Background: The World Wide Web and social media provide the public with access to medical information unlike any other time in human history. However, the quality of content related to cardiac stress testing is not well understood.
Objective: The aim of our study was to evaluate the quality of content on the Internet relating to the use of cardiac nuclear stress testing and the Choosing Wisely campaign.
Methods: We searched the World Wide Web, Google Video (including YouTube), and Twitter for information relating to these two topics. Searches were performed using English language terms from a computer in the United States not logged into any personal user accounts. Search results were reviewed for discussion of specific topics including radiation risk, accuracy of testing, alternative testing options, and discouragement of inappropriate test use.
Results: We evaluated a total of 348 items of content from our searches. Relevant search results for Choosing Wisely were fewer than for other search terms (45 vs 303). We did not find any content which encouraged inappropriate testing (ie, screening in low risk individuals or testing prior to low risk operations). Content related to Choosing Wisely was more likely to discourage inappropriate testing than search results for other terms (29/45, 64% vs 12/303, 4.0%, odds ratio 43.95, 95% CI 17.6-112.2, P<.001).
Conclusions: The Internet content on nuclear stress tests consistently discouraged inappropriate testing. The Choosing Wisely content was more likely to discourage inappropriate testing, less relevant content was available. Generating authoritative content on the Internet relating to judicious use of medical interventions may be an important role for the Choosing Wisely campaign.
Patients are increasingly using the Internet and social media to understand health conditions and for decisions about proposed medical interventions. Increasing evidence suggests that the Internet and social media are effective at driving health behaviors . Misinformation and patient demand may contribute to the estimated US $200 billion in unnecessary medical services within the US healthcare system [ ]. In an effort to combat this issue, the American Board of Internal Medicine Foundation and numerous other medical organizations have partnered in the Choosing Wisely campaign, a movement to raise awareness among physicians and patients about unnecessary tests, procedures, and treatments. The program aims to help patients “choose care that is supported by evidence, not duplicative of other tests, free from harm, and truly necessary.” Inappropriate use of myocardial perfusion imaging (MPI) is discouraged on multiple Choosing Wisely lists, especially when applied in asymptomatic and low risk patient populations.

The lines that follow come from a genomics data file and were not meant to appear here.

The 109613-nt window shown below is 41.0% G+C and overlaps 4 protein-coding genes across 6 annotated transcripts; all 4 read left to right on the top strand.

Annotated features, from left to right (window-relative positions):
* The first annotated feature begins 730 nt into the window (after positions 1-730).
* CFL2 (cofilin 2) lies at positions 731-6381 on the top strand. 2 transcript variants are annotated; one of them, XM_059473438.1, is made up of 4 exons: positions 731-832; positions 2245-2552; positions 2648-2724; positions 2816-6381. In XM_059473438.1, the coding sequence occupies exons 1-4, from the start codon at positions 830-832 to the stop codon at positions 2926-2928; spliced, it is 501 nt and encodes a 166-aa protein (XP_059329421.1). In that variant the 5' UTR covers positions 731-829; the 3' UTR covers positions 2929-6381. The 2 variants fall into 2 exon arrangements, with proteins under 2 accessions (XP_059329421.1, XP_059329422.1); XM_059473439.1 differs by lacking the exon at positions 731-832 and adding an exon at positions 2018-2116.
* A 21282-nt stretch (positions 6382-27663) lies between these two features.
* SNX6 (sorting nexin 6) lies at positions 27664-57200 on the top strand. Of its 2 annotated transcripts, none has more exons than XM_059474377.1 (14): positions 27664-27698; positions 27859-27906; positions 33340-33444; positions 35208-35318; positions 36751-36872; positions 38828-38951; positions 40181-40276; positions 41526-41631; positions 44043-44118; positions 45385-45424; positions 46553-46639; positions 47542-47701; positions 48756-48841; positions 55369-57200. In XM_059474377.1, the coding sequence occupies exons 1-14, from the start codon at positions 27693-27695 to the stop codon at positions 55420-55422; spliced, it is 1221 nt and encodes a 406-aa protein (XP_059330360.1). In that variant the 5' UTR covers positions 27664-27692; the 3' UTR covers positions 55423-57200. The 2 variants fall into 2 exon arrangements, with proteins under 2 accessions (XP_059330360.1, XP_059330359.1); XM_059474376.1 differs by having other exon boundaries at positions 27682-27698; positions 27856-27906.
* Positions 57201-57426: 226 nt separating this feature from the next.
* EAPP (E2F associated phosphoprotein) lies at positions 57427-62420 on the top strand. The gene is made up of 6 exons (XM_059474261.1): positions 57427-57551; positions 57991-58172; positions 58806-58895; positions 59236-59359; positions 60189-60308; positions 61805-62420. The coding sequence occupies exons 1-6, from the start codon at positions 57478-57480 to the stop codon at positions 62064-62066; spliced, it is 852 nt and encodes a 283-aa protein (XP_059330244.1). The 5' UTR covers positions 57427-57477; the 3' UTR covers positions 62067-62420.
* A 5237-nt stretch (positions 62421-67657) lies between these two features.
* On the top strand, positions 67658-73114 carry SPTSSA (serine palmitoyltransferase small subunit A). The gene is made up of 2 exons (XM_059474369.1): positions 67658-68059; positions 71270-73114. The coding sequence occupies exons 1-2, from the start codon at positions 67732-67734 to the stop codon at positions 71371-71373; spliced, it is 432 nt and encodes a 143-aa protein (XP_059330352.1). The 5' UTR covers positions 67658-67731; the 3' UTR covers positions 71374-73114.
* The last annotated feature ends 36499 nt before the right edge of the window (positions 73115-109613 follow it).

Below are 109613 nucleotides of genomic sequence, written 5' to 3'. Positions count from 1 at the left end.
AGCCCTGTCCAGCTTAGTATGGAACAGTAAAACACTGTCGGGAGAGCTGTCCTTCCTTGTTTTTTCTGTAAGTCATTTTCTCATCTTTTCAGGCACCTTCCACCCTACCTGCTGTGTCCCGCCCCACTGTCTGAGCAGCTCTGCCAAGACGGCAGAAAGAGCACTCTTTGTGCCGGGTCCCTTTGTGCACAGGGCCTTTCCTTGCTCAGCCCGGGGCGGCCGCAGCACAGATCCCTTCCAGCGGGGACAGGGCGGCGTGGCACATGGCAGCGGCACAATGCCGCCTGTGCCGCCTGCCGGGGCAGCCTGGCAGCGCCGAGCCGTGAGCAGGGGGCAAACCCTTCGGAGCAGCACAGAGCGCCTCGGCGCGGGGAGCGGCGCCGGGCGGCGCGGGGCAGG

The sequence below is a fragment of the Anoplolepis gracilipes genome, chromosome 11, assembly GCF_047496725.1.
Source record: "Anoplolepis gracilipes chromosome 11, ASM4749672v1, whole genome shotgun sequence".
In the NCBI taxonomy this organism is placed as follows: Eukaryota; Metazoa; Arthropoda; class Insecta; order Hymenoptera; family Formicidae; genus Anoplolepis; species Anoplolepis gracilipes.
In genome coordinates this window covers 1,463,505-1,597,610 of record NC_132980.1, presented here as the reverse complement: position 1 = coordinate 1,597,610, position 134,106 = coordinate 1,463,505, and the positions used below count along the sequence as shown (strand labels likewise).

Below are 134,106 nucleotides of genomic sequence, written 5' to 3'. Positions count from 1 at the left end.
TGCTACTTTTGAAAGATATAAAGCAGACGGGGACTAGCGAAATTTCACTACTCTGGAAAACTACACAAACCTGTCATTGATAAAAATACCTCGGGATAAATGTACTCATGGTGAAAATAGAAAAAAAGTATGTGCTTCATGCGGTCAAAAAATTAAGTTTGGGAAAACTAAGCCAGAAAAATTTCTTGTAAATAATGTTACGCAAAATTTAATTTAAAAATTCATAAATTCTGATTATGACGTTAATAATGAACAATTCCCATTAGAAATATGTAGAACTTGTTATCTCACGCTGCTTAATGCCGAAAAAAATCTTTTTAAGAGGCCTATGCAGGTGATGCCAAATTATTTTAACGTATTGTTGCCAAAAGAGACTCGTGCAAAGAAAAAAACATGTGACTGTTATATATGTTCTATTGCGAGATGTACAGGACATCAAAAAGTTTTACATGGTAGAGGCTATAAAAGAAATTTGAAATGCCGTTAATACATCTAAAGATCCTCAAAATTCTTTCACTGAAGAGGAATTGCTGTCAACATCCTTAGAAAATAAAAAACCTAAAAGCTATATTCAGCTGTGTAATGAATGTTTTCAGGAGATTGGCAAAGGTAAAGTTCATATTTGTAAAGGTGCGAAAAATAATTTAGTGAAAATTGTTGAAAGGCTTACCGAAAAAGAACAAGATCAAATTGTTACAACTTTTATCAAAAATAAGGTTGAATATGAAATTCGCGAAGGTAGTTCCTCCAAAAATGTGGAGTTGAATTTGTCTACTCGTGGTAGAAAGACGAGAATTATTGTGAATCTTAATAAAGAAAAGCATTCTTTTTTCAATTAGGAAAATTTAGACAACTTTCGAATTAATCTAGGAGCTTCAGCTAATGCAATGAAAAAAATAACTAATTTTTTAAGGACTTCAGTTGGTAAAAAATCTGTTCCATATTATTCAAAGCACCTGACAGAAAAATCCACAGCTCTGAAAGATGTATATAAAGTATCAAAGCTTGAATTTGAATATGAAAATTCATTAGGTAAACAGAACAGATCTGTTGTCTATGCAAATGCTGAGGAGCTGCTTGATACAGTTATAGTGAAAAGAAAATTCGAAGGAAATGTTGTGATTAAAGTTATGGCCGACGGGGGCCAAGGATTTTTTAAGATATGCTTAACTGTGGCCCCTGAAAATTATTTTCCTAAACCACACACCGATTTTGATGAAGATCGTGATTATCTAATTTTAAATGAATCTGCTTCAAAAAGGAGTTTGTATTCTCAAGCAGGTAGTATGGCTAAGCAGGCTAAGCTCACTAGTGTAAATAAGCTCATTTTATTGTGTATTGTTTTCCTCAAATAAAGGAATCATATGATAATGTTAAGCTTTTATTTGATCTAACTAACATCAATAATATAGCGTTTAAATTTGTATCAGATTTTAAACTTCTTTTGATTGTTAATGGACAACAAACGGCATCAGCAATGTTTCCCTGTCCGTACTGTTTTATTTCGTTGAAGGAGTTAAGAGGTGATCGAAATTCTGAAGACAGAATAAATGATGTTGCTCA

Despite efforts such as the Choosing Wisely campaign to better inform both patients and doctors about low-value care , inappropriate nuclear MPI are still commonly performed [ ]. Given the semielective and outpatient nature of many MPI, patients could conceivably use the Internet to obtain information about the test before having the MPI performed.
We conducted this investigation to evaluate the quality and quantity of publicly available information on the Internet and social media regarding nuclear MPI. We specifically sought evidence of misinformation on MPI that could contribute to inappropriate MPI. We hypothesized that content related to the Choosing Wisely campaign would be more likely to contain information related to the appropriateness of testing than general Internet content on MPI.